JAMEY JOHNSON CONCERT FEATURE - The Grand Rapids Press
Jamey Johnson returns to The Intersection in Grand Rapids
by Jack Leaver | The Grand Rapids Press
Thursday September 10, 2009, 6:13 AM
GRAND RAPIDS -- Award-winning singer and songwriter Jamey Johnson is passionate about his art and doing things his way.
"I reached a point where I realized that if there was a shackle around my ankles, then the only one who put it there was me," Johnson said in a recent phone interview from Texas. "And if that's the case, then the only one that can take it off is me."
The 34-year-old Alabama native, who will make a return engagement at The Intersection on Friday, is referring to his somewhat rocky road as a recording artist. In 2005, the singer released his debut album "The Dollar" on BNA Records, only to find himself dropped from the label when his singles failed to generate enough enthusiasm.
However, the determined Johnson stuck to his guns, recording several albums worth of material, including his Grammy-nominated album "That Lonesome Song," which he first released online in 2007. The album sold well, attracting interest from several record companies in Nashville.
He settled on a deal in 2008 with Mercury Records, and the label subsequently re-released "That Lonesome Song," which has sold more than 500,000 copies. The album's first single, "In Color," this year won Song of the Year honors at the Academy of Country Music Awards.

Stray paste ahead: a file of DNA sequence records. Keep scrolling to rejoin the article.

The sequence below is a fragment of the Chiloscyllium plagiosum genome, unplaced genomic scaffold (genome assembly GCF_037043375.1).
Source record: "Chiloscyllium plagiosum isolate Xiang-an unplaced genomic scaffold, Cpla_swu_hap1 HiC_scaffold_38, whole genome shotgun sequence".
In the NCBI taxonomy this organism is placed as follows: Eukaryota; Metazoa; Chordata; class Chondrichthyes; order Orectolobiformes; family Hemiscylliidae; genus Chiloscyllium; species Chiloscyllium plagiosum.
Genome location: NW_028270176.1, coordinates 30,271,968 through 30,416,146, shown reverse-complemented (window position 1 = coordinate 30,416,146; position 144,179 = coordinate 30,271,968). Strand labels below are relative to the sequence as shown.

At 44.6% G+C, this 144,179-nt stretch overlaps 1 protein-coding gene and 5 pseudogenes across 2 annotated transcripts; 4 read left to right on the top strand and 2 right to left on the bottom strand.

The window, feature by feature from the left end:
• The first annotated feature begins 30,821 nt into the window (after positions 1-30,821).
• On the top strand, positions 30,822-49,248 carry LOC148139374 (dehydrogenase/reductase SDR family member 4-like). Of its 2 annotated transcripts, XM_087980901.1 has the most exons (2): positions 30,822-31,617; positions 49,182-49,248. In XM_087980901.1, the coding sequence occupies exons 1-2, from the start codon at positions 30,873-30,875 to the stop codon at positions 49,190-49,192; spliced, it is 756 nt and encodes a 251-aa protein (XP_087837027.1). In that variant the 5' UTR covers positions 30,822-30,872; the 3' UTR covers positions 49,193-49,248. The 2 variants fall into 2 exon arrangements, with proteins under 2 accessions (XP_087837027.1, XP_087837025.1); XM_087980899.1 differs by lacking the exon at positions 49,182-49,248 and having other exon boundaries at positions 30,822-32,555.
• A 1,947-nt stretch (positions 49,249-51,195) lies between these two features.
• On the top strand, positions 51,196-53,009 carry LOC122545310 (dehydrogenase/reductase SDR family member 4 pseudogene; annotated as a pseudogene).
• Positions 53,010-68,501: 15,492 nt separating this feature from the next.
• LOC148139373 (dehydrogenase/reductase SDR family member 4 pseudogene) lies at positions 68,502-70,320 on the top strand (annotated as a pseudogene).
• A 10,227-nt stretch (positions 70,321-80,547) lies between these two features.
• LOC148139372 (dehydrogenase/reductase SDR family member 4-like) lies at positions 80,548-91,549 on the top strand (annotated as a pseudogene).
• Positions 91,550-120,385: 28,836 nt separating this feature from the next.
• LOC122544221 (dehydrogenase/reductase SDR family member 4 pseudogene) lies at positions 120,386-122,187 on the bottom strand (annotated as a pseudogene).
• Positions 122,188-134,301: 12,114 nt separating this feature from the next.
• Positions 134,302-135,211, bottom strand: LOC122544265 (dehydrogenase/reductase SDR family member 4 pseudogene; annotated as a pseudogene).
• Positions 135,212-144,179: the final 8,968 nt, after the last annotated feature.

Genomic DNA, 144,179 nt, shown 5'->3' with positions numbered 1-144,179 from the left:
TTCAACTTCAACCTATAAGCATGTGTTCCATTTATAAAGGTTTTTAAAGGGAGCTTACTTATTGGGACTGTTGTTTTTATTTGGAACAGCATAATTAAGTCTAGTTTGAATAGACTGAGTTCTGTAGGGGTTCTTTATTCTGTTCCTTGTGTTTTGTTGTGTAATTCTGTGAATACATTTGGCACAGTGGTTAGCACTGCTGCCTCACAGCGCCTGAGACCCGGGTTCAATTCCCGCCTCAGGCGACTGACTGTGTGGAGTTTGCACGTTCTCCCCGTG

"We got several offers," Johnson said. "I even turned down two or three offers on the way to accepting the one at Mercury, just because I didn't want people coming in the studio and telling me what to do.
"I don't play that way anymore. Music is too personal to me. It means too much to me, and it's too damn important to let somebody else come in and start tossing out orders and things like that."
Before "That Lonesome Song" made its splash on the country music scene, Johnson enjoyed success penning songs for George Jones, Joe Nichols and Trace Adkins, among others. In fact, Johnson co-wrote superstar George Strait's smash single "Give It Away," which took Song of the Year honors in 2007 from the Country Music Association and the Academy of Country Music.
Johnson credits his character and integrity to his upbringing in a poor, but musical, family and eight years of service in the Marine Corps Reserves. While his wild stage persona early in his career earned him a reputation as a country "bad boy," Johnson maintains he was always professional, delivering the goods in live performances.
Happy now, with his new record label, Johnson said he does not harbor an attitude towards the Nashville music industry.
"I treat people the way I expect to be treated, and if I treat somebody well and they mistreat me, we're going to have problems," he said.